Chapter 7 – Momentum and Impulse

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A strong force acting for a very brief time producing a rapid acceleration that quickly changes the ball’s velocity from downward to upward. •The impulse acting on an object produces a change in momentum of the object that is equal in both magnitude and direction to the impulse •Momentum changes when direction changes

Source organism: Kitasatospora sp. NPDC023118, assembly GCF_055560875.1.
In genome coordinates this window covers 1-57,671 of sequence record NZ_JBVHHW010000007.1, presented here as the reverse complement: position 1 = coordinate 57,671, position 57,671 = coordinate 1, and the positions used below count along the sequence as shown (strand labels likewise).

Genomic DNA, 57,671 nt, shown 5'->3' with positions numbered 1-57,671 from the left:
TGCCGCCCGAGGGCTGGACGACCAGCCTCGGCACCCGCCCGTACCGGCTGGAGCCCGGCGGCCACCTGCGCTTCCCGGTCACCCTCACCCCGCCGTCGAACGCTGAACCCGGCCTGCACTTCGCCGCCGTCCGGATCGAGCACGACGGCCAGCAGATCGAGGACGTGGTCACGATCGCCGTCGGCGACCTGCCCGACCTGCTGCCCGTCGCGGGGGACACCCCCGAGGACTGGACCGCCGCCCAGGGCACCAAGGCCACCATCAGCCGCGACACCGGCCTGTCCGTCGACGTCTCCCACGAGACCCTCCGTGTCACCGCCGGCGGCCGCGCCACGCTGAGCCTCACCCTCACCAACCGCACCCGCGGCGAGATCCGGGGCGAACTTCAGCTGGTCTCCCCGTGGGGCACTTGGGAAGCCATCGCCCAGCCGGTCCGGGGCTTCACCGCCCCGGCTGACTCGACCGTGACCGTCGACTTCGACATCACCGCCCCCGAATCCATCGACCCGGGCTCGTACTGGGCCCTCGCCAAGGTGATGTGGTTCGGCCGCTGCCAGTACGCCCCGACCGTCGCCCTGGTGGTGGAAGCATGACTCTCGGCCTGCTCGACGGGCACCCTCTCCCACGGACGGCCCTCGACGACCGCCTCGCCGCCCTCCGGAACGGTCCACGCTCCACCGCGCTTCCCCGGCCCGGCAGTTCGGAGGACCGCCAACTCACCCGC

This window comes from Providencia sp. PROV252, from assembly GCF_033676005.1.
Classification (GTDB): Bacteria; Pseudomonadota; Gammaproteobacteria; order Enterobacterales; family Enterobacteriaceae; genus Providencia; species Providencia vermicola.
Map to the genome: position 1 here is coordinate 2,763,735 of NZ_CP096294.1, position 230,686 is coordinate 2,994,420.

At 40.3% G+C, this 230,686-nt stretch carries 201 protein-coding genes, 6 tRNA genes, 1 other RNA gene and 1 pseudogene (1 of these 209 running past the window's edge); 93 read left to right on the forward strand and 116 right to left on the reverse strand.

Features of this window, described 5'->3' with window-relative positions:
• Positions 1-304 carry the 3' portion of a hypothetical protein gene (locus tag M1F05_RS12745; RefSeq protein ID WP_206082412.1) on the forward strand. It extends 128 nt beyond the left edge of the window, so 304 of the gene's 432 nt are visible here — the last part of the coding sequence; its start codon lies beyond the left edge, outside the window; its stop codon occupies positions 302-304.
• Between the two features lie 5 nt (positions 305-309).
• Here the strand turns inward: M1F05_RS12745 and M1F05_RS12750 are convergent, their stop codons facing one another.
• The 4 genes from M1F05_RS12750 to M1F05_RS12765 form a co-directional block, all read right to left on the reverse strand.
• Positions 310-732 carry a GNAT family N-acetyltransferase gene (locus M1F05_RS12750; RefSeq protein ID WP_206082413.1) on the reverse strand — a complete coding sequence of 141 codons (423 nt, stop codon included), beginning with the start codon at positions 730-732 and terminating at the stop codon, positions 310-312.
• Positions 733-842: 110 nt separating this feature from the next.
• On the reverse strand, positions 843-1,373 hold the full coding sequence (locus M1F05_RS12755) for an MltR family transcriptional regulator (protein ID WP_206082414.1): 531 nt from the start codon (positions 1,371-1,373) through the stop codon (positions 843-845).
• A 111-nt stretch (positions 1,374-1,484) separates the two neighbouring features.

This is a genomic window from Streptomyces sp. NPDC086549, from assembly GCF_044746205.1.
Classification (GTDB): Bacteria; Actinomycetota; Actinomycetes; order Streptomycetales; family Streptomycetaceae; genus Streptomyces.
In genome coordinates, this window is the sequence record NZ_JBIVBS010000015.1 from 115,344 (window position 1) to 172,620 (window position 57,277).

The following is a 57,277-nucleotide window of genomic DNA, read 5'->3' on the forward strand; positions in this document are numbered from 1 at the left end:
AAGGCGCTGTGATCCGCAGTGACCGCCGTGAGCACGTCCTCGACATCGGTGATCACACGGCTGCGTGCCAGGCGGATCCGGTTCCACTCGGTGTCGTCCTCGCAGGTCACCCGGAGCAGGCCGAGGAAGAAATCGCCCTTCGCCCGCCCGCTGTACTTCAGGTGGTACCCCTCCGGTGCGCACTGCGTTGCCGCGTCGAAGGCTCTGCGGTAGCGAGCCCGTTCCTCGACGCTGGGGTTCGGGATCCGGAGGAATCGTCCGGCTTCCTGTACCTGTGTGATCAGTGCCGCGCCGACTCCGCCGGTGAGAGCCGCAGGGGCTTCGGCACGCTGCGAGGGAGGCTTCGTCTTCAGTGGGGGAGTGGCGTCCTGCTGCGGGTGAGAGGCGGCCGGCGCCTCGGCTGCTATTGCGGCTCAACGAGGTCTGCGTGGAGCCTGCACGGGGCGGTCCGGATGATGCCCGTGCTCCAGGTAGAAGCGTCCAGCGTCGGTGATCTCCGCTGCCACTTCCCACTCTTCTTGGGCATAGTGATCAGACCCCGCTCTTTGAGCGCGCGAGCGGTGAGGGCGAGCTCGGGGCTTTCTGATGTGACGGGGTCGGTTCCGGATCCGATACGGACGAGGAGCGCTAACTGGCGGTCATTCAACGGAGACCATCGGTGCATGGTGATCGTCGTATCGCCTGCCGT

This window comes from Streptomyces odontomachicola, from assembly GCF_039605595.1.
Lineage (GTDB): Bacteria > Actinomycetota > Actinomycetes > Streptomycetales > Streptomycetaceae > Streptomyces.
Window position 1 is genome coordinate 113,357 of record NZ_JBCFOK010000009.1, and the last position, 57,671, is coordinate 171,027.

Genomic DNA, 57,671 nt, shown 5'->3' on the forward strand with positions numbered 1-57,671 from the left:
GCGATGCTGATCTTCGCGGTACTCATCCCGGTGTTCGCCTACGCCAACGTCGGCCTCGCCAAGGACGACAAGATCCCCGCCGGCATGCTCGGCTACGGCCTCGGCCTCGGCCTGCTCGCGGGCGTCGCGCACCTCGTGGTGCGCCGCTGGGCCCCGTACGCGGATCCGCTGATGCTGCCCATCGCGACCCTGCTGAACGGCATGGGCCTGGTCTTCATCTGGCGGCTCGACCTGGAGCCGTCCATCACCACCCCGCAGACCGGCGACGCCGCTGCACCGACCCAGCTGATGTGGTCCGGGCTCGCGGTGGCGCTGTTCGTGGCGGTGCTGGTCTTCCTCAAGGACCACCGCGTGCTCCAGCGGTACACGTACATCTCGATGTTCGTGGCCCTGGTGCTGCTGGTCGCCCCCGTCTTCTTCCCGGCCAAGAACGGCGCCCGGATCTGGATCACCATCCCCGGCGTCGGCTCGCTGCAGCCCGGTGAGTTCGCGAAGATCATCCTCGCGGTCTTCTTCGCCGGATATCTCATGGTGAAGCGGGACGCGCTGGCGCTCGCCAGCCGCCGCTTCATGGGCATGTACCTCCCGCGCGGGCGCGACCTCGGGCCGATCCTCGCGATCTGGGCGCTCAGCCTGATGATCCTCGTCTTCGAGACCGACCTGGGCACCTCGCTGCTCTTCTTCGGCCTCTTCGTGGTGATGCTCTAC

If the time interval is longer the force can be smaller yet still produce the same impulse and change in momentum •Impulse-momentum principle: the change in momentum is equal to the impulse, a different way of stating newtons second law •Conservation of momentum: if the net external force acting on a system of objects is zero the total momentum of the system is conserved. When the changes in momentum of different parts of a system cancel each other by Newton’s third law. Ig there are no external forces acting on the system, its total momentum is conserved. •Recoil: objects push against one another, moving in opposite directions. If external fore can be neglected, momentum is conserved. The total momentum before and after the interaction equals zero. After the interaction the two objects move away with equal but oppositely directed momentum vecotrs that cancel one another. •The momentum gained by the rocket in the foreward direction will equal in magnitude and momentum of the exhaust gases in the opposite direction. •The smaller skaters velocity will be twice as large as the larger skaters velocity. •Perfectly inelastic collision: objects stick together and have 1 final velocity. •Elastic collision: no energy is lost the objects bounce; partially inelastic some initial kinetic energy is lost. The magnitude of the balls velocity will be less after the collision. •Angle: when objects collide at an angle the total momentum of the system before and after the collision is found by adding the momentum vectors of the individual objects
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